WARSAW, Poland — The U.S. is hampering Poland's investigation into the secret CIA prison by snubbing repeated requests for vital documents, including the Senate report detailing CIA prison locations and practices, a Polish prosecutor said Saturday.
Published in December, the summary of the report by the U.S. Senate's Intelligence Committee was redacted and did not mention Poland by name, but other facts in it pointed to the country and a secret CIA prison there from 2002-2003, where terror suspects were submitted to harsh treatment.
Piotr Kosmaty, spokesman for the Appeals Prosecutor's Office in Krakow that is doing the investigation, said that Poland immediately asked the U.S. justice authorities for a full version of the document, but has had no response. Previous requests for documents and questioning of the alleged victims — now held in Guantanamo — were ignored. At one point the U.S. authorities said that providing materials would be against U.S. national interests, he said.
"This is undoubtedly hampering the investigation," Kosmaty told The Associated Press.
Human rights groups, European officials and media have reported there were CIA "black sites" in Poland, Romania and Lithuania.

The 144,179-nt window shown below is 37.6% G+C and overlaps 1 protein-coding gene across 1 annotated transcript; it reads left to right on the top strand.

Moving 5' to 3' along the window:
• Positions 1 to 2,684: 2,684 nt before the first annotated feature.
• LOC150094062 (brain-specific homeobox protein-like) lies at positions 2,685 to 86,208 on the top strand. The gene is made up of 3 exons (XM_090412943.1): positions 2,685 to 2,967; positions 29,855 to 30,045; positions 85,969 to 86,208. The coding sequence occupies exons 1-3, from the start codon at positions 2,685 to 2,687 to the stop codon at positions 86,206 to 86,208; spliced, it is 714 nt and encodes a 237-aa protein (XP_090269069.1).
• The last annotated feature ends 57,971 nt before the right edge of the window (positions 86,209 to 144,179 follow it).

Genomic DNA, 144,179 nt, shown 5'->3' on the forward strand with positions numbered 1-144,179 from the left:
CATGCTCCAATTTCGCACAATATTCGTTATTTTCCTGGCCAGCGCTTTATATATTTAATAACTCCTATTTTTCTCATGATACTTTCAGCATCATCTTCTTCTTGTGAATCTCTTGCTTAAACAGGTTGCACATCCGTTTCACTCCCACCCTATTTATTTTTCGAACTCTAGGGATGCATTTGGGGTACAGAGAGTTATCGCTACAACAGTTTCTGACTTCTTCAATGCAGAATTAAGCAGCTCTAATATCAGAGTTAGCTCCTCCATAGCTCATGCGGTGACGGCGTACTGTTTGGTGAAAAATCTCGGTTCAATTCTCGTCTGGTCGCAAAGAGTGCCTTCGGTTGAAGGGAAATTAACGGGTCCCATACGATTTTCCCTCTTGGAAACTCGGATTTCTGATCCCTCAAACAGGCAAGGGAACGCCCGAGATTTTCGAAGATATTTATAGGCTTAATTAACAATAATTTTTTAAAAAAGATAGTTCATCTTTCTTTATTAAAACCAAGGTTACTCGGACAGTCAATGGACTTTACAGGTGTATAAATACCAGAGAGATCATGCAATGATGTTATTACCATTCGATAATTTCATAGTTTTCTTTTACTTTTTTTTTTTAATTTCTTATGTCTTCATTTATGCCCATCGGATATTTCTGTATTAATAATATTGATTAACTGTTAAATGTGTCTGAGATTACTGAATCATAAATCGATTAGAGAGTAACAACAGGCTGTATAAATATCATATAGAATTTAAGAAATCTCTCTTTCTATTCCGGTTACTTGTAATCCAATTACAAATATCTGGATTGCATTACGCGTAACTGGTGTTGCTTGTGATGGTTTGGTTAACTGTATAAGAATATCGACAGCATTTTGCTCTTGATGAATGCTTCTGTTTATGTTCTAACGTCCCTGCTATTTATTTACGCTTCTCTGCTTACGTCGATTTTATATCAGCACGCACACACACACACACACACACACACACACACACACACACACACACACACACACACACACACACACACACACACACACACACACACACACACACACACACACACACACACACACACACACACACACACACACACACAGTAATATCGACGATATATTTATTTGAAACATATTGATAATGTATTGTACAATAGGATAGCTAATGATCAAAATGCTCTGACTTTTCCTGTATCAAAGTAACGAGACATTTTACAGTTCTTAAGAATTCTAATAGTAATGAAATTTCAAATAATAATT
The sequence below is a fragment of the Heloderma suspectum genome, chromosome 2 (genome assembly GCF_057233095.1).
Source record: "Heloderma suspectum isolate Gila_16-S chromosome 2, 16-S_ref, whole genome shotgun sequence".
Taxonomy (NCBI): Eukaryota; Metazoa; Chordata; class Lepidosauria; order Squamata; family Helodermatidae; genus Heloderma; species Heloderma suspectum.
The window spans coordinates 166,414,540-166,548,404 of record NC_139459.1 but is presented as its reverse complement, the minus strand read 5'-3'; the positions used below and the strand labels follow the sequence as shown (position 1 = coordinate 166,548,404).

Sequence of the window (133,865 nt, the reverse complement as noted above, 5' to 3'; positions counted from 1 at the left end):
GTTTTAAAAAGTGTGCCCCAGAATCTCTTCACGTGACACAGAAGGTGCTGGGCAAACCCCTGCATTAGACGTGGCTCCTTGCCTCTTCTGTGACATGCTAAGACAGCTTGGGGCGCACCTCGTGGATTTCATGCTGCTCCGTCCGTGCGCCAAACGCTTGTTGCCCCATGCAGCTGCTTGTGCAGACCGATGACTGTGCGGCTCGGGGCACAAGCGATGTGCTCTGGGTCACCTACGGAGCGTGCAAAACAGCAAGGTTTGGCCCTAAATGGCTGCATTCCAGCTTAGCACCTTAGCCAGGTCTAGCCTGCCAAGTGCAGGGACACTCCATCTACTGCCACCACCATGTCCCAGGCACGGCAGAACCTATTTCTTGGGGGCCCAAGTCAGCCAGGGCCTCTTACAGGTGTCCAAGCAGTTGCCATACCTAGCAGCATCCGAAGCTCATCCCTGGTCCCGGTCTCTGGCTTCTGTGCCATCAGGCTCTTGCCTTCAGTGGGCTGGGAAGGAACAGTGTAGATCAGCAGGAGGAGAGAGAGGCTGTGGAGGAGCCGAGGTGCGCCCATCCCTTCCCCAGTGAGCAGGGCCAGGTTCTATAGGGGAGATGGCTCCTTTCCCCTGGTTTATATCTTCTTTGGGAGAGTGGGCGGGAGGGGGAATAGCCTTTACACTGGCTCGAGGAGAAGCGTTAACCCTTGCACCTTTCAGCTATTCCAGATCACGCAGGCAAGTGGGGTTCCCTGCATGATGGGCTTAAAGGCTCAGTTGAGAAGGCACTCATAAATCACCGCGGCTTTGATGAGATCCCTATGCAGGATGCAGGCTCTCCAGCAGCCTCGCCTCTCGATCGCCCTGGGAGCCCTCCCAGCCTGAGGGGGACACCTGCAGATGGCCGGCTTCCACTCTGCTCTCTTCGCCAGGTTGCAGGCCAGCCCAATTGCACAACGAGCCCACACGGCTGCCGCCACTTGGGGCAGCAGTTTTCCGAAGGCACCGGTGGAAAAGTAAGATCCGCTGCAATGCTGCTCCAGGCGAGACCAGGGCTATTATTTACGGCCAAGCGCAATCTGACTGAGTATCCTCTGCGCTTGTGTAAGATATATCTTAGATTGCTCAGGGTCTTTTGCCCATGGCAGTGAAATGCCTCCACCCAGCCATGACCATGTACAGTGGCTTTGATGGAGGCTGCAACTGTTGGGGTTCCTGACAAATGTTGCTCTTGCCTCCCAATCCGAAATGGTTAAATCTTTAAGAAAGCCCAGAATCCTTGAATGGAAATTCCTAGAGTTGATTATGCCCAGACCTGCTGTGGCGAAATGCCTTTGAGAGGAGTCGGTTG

One former Polish official has been charged in the investigation, underway since 2008. Authorizing a foreign prison was against Poland's law.
The European Court of Human Rights ruled last year that Poland violated the rights of terror suspects Abu Zubaydah and Abd al-Rahim al-Nashiri by allowing the CIA to imprison them and by failing to stop the "torture and inhuman or degrading treatment" of the inmates.
The court ordered Poland to pay compensation to the two men. Warsaw said it would abide by the ruling.
The U.S. report prompted Polish leaders at the time, Aleksander Kwasniewski and Leszek Miller, to admit — after years of denials — that they authorized a prison, but not torture.
"We are continuing our investigation and waiting patiently with the hope that the U.S. will provide the requested assistance," Kosmaty said.